In the presence of art, we have the opportunity to see inside someone’s heart, mind, and soul and feel what they felt.

Looking Forward to Winter Camp at the Gibbes

With the holidays right around the corner and students on break for vacation, Winter Camp at the Gibbes will be starting soon! This week on the blog, teaching artist and museum educator Martha Criscuolo shares what students in the Teen Camp weeks can look forward to during their time in the classrooms here at the Museum.

 

What wondrous sculptures await visitors to the 3rd floor this year! A Dark Place of Dreams is filled with thought-provoking works that challenge the viewer into redefining what art means to them in the modern age. Standing in front of the performance video by American artist Kate Gilmore, the students all ask the same question…”Did she make that here?” They stare at the screen as it flashes images of the artist covered in yellow paint, hands full of two-by-fours to be stacked in a grid, then glance over to the piece beside it, comparing notes. They assess both, and then grapple for an understanding of both aspects of the piece. Interpreting video performance art is all part of the students’ visual experience in A Dark Place of Dreams.

For this winter’s holiday break camps, artists age 11-14 will be tackling the exhibit in playful lessons designed to stimulate creative thinking and look internally to solve art making problems. On Wednesday, January 2, lessons will feature the themes and stylistic explorations of the iconic sculptor Louise Nevelson. Color palettes will be limited, and students will discover the joy of working with les objets trouvé, transforming the mundane into the profound. Thursday’s classes will feature the work of Chakaia Booker, who creates vast, patterned walls of texture with discarded automobile tires. Students will consider the tires themselves, their origin, environmental impact, and sheer volume. Working with tires from the shuttered Viva Tire Recycling Plant in Moncks Corner, SC, they will play with pattern and composition in 2D form, and experience the process of using recycled rubber as an art material.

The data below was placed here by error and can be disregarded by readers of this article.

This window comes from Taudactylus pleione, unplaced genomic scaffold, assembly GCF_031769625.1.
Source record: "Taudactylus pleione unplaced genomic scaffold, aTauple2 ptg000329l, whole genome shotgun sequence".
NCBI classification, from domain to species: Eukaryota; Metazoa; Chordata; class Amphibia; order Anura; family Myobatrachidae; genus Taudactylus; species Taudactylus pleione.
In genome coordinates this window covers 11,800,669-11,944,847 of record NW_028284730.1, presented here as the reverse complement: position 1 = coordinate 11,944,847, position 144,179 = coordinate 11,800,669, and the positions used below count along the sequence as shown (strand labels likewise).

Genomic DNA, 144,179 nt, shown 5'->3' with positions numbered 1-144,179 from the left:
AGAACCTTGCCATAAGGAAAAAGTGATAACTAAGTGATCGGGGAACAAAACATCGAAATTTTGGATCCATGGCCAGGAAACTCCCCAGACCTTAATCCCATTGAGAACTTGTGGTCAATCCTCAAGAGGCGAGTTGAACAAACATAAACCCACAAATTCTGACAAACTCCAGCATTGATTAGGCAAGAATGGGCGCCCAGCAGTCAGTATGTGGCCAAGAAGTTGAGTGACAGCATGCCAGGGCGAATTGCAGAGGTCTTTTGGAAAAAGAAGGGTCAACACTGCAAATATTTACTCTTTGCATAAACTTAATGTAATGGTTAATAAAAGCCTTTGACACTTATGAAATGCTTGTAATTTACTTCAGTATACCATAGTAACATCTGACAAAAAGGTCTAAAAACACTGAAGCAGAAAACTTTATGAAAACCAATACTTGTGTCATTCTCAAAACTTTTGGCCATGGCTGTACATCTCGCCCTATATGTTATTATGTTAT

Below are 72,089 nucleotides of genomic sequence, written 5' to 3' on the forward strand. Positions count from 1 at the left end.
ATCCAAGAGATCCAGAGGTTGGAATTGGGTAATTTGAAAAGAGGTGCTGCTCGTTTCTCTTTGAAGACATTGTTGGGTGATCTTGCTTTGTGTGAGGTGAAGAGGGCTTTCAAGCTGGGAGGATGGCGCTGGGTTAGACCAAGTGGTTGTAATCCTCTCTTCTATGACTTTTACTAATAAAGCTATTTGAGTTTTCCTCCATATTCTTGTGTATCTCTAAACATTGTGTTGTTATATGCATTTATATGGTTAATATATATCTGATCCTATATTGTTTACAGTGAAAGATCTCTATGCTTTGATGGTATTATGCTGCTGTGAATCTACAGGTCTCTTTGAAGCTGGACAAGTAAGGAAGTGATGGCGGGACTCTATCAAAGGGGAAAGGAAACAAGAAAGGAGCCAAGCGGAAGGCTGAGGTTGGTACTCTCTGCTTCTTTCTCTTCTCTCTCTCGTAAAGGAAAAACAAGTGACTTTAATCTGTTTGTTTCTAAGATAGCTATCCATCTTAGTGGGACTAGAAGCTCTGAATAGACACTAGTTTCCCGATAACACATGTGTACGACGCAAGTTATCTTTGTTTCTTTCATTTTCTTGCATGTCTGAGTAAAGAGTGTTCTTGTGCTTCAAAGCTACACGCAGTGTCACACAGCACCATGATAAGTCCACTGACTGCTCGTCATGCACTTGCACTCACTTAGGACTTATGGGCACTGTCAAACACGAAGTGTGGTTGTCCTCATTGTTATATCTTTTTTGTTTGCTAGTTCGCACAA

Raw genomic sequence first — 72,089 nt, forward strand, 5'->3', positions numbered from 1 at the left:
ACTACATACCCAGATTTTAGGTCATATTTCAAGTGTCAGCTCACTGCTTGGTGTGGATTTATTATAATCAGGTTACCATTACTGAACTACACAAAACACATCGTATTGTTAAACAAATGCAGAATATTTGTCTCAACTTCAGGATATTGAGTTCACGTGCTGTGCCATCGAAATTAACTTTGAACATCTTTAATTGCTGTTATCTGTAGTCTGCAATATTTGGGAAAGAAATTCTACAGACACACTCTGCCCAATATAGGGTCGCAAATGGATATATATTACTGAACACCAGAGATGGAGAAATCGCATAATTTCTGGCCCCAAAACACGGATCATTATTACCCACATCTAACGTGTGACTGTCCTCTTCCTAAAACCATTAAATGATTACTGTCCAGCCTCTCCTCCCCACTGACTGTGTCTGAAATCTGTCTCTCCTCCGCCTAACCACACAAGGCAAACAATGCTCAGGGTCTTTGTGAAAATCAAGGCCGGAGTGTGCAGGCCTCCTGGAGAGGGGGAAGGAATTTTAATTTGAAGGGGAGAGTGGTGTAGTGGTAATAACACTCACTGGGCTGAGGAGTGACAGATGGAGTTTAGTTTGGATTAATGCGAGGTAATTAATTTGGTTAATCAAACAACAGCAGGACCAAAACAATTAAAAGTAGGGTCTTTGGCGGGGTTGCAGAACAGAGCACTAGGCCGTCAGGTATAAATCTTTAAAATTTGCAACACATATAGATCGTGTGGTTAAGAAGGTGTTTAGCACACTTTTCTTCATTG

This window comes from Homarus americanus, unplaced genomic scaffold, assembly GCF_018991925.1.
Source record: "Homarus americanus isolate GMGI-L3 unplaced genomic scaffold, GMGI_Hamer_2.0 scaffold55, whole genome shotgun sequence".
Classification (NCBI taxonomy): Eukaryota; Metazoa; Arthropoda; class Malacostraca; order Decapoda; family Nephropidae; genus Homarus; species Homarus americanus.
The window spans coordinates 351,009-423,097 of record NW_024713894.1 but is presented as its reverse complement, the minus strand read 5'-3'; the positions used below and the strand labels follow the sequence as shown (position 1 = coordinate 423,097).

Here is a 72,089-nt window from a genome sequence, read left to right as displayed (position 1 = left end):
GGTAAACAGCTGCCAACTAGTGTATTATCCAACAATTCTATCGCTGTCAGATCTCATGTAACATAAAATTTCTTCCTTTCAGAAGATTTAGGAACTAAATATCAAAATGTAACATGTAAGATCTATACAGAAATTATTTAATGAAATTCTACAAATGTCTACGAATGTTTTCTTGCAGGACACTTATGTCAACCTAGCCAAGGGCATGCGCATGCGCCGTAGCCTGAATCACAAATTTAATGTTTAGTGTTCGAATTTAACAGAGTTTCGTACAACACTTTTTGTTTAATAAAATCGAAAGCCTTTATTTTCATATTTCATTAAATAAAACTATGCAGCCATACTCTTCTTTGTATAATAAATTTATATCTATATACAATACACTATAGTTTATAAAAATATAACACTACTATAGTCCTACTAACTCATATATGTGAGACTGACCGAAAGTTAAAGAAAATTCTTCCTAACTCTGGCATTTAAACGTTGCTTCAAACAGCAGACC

For our final day of classes, the young artists will focus on a mix of all three sculptors featured in A Dark Place of Dreams. Lauren Fensterstock’s paper flora and Kate Gilmore’s grid of pottery bowls will provide a jumping-off point for projects that place everyday objects at the heart of elaborate, whimisical, or unusual settings. Students will create an original aesthetic narrative for the object, breathing new life into an otherwise predictable image. Honoring the patterns created by the multitude of Gilmore’s wooden boards and Fensterstock’s paper leaves, we will explore the process of repeating a single element throughout the work, and the how following through with the task of production can affect the final outcome of the piece. As an interactive element, students will be asked to respond to a challenge put forth in a video interview of Gilmore from PBS, in which she asks students to undertake a piece of performance sculpture called “Walk On It.”

To learn more about Winter Camp at the Gibbes, visit out events page and join in the fun today!

-By Martha Criscuolo, guest blogger and museum educator

Top Image: Campers work on a project in the Gibbes classroom. 

Published December 20, 2018

 

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